# 3. Simulation and Data Design¶

In this chapter, we develop the basic theoretical foundation needed to reason about how data is sampled and the implications on bias and variance. We will build this foundation not on the dry equations of classic statistics but instead on the story of a vase (an urn) filled with marbles. We will use the computational tools of simulation to reason about the properties of selecting marbles from the urn and what they tell us about data collection in the real-world. We will connect the simulation process to common statistical distributions (the dry equations…) but the basic tools of simulation will enable us to go beyond what can be directly modeled using equations.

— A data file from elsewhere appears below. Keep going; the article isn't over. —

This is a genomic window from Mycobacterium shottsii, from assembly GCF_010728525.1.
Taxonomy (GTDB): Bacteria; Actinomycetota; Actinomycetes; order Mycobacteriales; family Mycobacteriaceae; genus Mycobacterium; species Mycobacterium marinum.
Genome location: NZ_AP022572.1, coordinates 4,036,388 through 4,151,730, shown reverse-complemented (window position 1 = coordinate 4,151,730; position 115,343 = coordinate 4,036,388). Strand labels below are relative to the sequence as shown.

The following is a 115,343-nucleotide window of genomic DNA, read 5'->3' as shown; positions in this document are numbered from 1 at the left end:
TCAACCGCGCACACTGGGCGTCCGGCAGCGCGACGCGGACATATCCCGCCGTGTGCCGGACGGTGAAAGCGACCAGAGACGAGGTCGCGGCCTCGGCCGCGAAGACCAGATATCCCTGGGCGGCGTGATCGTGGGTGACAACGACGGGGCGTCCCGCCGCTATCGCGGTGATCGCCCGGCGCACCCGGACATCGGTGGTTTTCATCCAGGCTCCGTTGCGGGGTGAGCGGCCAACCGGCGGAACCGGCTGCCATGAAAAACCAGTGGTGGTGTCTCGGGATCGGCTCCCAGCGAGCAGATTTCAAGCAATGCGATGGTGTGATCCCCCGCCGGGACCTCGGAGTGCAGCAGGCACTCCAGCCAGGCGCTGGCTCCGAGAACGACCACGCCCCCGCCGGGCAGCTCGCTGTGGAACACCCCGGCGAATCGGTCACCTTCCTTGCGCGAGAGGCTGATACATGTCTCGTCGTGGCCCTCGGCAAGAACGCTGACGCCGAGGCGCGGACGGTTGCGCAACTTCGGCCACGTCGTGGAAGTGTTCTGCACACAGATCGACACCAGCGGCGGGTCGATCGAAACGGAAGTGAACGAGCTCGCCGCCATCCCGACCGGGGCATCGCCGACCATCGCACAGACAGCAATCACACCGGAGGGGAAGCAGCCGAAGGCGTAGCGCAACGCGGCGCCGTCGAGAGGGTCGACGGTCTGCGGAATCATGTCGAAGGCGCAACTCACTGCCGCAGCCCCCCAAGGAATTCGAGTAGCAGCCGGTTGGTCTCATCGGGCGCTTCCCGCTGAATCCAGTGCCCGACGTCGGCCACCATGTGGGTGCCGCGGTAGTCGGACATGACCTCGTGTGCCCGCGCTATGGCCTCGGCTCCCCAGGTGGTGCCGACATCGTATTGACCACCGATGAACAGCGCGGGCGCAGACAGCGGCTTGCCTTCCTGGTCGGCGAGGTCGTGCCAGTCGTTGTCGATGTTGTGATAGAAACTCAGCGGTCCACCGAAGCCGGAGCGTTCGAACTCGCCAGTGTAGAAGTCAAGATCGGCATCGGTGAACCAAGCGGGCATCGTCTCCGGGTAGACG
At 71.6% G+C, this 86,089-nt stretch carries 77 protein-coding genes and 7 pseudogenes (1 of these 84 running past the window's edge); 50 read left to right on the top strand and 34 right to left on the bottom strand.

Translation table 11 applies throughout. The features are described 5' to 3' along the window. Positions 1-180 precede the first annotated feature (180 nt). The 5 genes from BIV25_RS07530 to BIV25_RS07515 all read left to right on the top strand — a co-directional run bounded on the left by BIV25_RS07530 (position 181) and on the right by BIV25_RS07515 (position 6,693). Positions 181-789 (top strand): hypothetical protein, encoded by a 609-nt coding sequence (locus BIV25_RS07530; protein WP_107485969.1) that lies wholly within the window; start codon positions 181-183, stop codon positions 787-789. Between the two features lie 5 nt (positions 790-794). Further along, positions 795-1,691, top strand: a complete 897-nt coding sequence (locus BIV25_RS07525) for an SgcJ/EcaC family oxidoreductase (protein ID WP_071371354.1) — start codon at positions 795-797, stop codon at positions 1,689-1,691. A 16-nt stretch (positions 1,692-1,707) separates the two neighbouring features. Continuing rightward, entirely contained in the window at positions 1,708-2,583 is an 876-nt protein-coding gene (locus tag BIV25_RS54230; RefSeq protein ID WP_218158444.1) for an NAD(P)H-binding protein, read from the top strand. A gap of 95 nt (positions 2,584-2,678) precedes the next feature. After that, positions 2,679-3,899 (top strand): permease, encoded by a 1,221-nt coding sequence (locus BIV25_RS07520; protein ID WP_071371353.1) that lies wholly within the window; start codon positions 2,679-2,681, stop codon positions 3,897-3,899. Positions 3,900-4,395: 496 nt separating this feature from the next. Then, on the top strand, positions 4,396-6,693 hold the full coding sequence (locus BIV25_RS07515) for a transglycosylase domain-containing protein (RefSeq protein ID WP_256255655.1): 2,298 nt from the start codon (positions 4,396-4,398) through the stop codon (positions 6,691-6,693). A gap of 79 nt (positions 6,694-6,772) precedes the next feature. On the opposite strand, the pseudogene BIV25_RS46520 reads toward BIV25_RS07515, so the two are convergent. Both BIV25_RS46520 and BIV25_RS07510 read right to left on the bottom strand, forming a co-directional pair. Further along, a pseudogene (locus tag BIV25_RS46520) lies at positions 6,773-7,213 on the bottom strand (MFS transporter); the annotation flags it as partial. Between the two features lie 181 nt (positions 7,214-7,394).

We will used these new tools to study how the pollsters failed to predict the outcome of the United States Presidential Election in 2016. To do this, we use the actual votes cast in Pennsylvania and simulate the sampling variation for a poll of the six million voters. This simulation helps us uncover how response bias can skew polls. We will see how simply collecting more data using the same sampling procedure would not have helped.

In the second simulation study, we examine a controlled experiment that was used to demonstrate the efficacy of a COVID-19 vaccine but also launched a heated debate on the relative efficacy of vaccines. Abstracting the experiment to an urn model gives us a tool for studying assignment variation in randomized controlled experiments. Through simulation, we find the expected outcome of the clinical trial. Our simulation, along with careful examination of the data scope, debunks claims of vaccine ineffectiveness.

However, before we tackle some of the most significant data debates of our time, we will first start small, very small, with story of a few marbles living in an urn.